They are using peo­ple who don’t have the expe­ri­ence in the field like our peo­ple do. That’s a prob­lem, and the poten­tial for anoth­er dis­as­ter is real,” added Buonopane. He not­ed in cold weath­er, safe­ty risks increase due to frost caps and the increased use in home appli­ances that raise the poten­tial for more leaks and car­bon monox­ide issues.

State offi­cials and politi­cians in Mass­a­chu­setts increas­ing­ly sided with the union to end the Nation­al Grid lockout.

We call on Nation­al Grid to end their lock­out imme­di­ate­ly and allow the work­ers to get back to work now. We believe the two par­ties can con­tin­ue nego­ti­a­tions – and they must con­tin­ue nego­ti­a­tions – while allow­ing these fam­i­lies to put food on their table, take care of their children’s press­ing health needs, and enjoy their hol­i­days togeth­er,” said Mass­a­chu­setts State Sen­ate Pres­i­dent Karen E. Spilka & Sen­ate Minor­i­ty Leader Bruce E. Tarr in a joint state­ment on Decem­ber 10. This process has gone on long enough, and the Sen­ate is pre­pared to take action if need­ed. For the New Year, we hope that these work­ers get their one wish: to go back to work.”

The unions offered to meet with Nation­al Grid on a dai­ly basis start­ing Decem­ber 17, until an agree­ment was reached.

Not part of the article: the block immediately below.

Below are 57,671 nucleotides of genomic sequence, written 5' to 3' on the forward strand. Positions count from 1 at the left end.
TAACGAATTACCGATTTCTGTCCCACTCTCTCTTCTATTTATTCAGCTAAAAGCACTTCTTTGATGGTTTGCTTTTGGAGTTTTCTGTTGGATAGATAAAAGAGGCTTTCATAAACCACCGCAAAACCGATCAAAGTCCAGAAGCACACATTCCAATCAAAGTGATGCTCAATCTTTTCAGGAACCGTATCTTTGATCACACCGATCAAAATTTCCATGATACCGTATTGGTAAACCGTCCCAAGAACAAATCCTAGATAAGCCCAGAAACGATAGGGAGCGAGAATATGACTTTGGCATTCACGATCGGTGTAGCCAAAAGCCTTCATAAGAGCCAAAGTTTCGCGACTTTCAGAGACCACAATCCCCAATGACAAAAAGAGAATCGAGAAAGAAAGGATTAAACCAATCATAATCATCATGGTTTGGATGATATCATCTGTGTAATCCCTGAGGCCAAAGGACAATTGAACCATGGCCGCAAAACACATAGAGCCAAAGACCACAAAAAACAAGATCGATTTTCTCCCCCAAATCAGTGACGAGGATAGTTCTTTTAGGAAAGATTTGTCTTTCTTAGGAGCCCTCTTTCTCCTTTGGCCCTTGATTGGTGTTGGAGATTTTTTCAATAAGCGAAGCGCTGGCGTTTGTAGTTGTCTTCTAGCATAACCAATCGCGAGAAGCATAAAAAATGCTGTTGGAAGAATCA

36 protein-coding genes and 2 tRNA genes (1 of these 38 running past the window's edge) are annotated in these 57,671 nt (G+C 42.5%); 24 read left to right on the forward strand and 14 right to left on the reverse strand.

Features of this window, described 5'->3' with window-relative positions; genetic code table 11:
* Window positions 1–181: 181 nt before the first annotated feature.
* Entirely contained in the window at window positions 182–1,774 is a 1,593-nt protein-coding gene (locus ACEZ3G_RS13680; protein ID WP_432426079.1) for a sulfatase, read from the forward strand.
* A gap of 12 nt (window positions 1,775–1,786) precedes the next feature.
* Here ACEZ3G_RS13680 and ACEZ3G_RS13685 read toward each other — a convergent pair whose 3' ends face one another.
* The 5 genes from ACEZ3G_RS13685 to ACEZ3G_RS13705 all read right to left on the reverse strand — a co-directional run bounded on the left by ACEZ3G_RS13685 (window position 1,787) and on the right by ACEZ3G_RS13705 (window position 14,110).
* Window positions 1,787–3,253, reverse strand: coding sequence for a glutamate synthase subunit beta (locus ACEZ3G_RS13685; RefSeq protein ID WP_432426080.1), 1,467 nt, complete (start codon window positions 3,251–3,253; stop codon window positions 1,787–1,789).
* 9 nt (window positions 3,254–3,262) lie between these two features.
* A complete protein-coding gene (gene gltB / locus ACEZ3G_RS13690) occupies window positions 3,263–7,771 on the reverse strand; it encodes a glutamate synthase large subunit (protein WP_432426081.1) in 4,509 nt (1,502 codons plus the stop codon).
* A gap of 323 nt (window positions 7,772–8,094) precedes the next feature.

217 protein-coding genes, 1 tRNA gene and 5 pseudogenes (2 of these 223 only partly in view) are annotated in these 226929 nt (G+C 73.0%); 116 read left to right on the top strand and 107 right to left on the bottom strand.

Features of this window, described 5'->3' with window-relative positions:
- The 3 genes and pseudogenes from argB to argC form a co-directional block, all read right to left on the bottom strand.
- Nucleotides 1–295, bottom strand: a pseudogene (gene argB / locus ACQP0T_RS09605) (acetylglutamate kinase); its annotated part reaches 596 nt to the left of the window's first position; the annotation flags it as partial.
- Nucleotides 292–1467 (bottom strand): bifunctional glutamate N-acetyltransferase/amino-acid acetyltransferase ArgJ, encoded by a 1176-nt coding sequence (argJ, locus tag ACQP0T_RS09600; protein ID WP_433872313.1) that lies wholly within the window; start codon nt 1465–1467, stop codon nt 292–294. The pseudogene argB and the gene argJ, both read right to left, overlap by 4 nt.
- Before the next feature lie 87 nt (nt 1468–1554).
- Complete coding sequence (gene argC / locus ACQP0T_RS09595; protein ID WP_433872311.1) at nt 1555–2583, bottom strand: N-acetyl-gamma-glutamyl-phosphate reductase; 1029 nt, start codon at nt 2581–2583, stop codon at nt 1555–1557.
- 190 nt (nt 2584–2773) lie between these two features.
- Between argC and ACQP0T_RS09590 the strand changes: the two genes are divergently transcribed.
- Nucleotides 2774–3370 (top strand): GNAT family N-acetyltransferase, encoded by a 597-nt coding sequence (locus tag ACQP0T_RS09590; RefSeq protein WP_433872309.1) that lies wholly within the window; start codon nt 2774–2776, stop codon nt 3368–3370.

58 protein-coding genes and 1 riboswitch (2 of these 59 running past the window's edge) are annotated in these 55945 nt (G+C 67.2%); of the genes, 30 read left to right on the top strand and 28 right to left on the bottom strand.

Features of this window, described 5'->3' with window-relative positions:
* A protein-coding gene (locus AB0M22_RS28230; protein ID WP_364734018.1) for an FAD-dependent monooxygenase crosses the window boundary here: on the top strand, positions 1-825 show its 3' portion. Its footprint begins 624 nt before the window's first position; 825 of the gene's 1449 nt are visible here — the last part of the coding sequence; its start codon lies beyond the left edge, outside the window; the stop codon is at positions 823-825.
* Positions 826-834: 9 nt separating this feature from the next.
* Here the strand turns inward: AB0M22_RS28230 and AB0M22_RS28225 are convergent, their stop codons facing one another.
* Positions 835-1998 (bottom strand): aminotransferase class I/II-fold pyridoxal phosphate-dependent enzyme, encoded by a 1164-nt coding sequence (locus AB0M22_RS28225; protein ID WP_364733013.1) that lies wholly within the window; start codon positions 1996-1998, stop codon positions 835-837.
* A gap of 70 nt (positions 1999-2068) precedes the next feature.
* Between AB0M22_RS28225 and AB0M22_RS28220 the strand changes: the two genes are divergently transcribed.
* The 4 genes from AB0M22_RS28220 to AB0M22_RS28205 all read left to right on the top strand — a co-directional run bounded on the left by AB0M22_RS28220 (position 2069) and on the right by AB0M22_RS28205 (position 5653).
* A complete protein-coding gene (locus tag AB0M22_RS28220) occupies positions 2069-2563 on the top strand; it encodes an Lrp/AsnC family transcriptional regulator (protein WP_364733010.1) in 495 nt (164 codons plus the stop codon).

In an email, a Nation­al Grid spokesper­son told In These Times, Nation­al Grid always endeav­ors in bar­gain­ing fair con­tracts that bal­ance the needs of our employ­ees with the inter­ests of our cus­tomers. But, ulti­mate­ly, it is our ratepay­ers who pay the cost of our employ­ees’ wages and ben­e­fits, and the Com­pa­ny must be mind­ful of the direct impact that employ­ee com­pen­sa­tion has on the rates charged to our customers.”

For David Mon­a­han, the lock­out has had a pro­found impact on his life.

We all thought we had careers at Nation­al Grid and they pulled the rug out from under us,”Monahan added. It’s total­ly tak­en my life and flipped it upside down. It hasn’t been a good expe­ri­ence. Not know­ing when it’s going to end or when life will get back to nor­mal has been stressful.”

Michael Saina­to is a jour­nal­ist based in Albany, NY. Fol­low him on Twit­ter @MSainat1